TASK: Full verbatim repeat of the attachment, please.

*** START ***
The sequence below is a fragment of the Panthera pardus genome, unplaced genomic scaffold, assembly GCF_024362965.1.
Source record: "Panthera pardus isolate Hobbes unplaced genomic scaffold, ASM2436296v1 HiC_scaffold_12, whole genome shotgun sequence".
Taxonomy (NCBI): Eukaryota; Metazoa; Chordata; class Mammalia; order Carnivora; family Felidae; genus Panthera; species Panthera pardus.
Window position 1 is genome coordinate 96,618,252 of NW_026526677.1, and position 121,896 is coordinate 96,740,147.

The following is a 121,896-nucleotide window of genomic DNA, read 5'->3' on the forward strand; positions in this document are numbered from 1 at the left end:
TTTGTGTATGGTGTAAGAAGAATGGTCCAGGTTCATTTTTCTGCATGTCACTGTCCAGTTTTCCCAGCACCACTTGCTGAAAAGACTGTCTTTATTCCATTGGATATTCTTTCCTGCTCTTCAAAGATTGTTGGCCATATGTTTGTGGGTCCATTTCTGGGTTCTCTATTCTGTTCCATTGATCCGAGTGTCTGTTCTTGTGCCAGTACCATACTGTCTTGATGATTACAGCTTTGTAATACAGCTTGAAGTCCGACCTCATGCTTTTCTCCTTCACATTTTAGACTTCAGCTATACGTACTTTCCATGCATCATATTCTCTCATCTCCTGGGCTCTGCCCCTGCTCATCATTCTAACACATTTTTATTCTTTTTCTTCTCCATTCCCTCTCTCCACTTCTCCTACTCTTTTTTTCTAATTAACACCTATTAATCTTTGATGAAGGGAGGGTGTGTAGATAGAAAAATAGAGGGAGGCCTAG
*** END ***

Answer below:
The sequence below is a fragment of the Panthera pardus genome, unplaced genomic scaffold, assembly GCF_024362965.1.
Source record: "Panthera pardus isolate Hobbes unplaced genomic scaffold, ASM2436296v1 HiC_scaffold_12, whole genome shotgun sequence".
Taxonomy (NCBI): Eukaryota; Metazoa; Chordata; class Mammalia; order Carnivora; family Felidae; genus Panthera; species Panthera pardus.
Window position 1 is genome coordinate 96,618,252 of NW_026526677.1, and position 121,896 is coordinate 96,740,147.

The following is a 121,896-nucleotide window of genomic DNA, read 5'->3' on the forward strand; positions in this document are numbered from 1 at the left end:
TTTGTGTATGGTGTAAGAAGAATGGTCCAGGTTCATTTTTCTGCATGTCACTGTCCAGTTTTCCCAGCACCACTTGCTGAAAAGACTGTCTTTATTCCATTGGATATTCTTTCCTGCTCTTCAAAGATTGTTGGCCATATGTTTGTGGGTCCATTTCTGGGTTCTCTATTCTGTTCCATTGATCCGAGTGTCTGTTCTTGTGCCAGTACCATACTGTCTTGATGATTACAGCTTTGTAATACAGCTTGAAGTCCGACCTCATGCTTTTCTCCTTCACATTTTAGACTTCAGCTATACGTACTTTCCATGCATCATATTCTCTCATCTCCTGGGCTCTGCCCCTGCTCATCATTCTAACACATTTTTATTCTTTTTCTTCTCCATTCCCTCTCTCCACTTCTCCTACTCTTTTTTTCTAATTAACACCTATTAATCTTTGATGAAGGGAGGGTGTGTAGATAGAAAAATAGAGGGAGGCCTAG